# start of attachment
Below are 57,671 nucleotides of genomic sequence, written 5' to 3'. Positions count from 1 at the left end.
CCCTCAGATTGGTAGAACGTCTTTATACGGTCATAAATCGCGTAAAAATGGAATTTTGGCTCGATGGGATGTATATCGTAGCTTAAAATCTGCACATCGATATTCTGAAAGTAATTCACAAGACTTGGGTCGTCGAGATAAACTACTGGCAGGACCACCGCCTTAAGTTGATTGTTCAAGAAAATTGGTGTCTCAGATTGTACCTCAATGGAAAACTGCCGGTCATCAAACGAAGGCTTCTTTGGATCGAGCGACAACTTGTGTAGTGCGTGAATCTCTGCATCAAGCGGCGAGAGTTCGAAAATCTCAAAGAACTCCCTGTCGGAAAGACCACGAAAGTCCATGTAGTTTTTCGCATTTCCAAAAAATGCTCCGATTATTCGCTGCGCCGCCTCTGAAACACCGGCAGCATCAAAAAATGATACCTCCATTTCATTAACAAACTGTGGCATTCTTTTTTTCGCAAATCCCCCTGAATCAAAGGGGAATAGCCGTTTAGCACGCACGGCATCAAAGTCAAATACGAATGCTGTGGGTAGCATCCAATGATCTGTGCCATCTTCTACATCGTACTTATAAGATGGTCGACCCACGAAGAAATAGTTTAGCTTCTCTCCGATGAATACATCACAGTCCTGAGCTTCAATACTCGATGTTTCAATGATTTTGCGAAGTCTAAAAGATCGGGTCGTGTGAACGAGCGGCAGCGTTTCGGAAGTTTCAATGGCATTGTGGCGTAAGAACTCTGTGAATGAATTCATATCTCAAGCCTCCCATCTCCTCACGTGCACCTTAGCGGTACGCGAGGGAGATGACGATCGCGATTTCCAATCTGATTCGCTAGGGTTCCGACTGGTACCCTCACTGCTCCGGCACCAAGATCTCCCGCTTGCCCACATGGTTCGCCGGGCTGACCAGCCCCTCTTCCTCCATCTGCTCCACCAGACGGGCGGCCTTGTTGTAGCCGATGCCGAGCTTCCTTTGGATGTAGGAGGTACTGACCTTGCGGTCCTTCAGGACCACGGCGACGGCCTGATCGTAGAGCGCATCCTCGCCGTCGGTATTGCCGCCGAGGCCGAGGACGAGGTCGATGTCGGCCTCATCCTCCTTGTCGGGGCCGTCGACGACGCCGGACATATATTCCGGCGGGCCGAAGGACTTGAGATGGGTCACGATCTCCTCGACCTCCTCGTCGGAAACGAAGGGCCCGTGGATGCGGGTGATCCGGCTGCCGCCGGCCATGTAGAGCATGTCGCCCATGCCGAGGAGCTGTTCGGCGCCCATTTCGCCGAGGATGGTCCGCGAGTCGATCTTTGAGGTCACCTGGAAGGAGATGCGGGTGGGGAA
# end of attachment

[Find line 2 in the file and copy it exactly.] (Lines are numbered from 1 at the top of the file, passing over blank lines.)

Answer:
CCCTCAGATTGGTAGAACGTCTTTATACGGTCATAAATCGCGTAAAAATGGAATTTTGGCTCGATGGGATGTATATCGTAGCTTAAAATCTGCACATCGATATTCTGAAAGTAATTCACAAGACTTGGGTCGTCGAGATAAACTACTGGCAGGACCACCGCCTTAAGTTGATTGTTCAAGAAAATTGGTGTCTCAGATTGTACCTCAATGGAAAACTGCCGGTCATCAAACGAAGGCTTCTTTGGATCGAGCGACAACTTGTGTAGTGCGTGAATCTCTGCATCAAGCGGCGAGAGTTCGAAAATCTCAAAGAACTCCCTGTCGGAAAGACCACGAAAGTCCATGTAGTTTTTCGCATTTCCAAAAAATGCTCCGATTATTCGCTGCGCCGCCTCTGAAACACCGGCAGCATCAAAAAATGATACCTCCATTTCATTAACAAACTGTGGCATTCTTTTTTTCGCAAATCCCCCTGAATCAAAGGGGAATAGCCGTTTAGCACGCACGGCATCAAAGTCAAATACGAATGCTGTGGGTAGCATCCAATGATCTGTGCCATCTTCTACATCGTACTTATAAGATGGTCGACCCACGAAGAAATAGTTTAGCTTCTCTCCGATGAATACATCACAGTCCTGAGCTTCAATACTCGATGTTTCAATGATTTTGCGAAGTCTAAAAGATCGGGTCGTGTGAACGAGCGGCAGCGTTTCGGAAGTTTCAATGGCATTGTGGCGTAAGAACTCTGTGAATGAATTCATATCTCAAGCCTCCCATCTCCTCACGTGCACCTTAGCGGTACGCGAGGGAGATGACGATCGCGATTTCCAATCTGATTCGCTAGGGTTCCGACTGGTACCCTCACTGCTCCGGCACCAAGATCTCCCGCTTGCCCACATGGTTCGCCGGGCTGACCAGCCCCTCTTCCTCCATCTGCTCCACCAGACGGGCGGCCTTGTTGTAGCCGATGCCGAGCTTCCTTTGGATGTAGGAGGTACTGACCTTGCGGTCCTTCAGGACCACGGCGACGGCCTGATCGTAGAGCGCATCCTCGCCGTCGGTATTGCCGCCGAGGCCGAGGACGAGGTCGATGTCGGCCTCATCCTCCTTGTCGGGGCCGTCGACGACGCCGGACATATATTCCGGCGGGCCGAAGGACTTGAGATGGGTCACGATCTCCTCGACCTCCTCGTCGGAAACGAAGGGCCCGTGGATGCGGGTGATCCGGCTGCCGCCGGCCATGTAGAGCATGTCGCCCATGCCGAGGAGCTGTTCGGCGCCCATTTCGCCGAGGATGGTCCGCGAGTCGATCTTTGAGGTCACCTGGAAGGAGATGCGGGTGGGGAA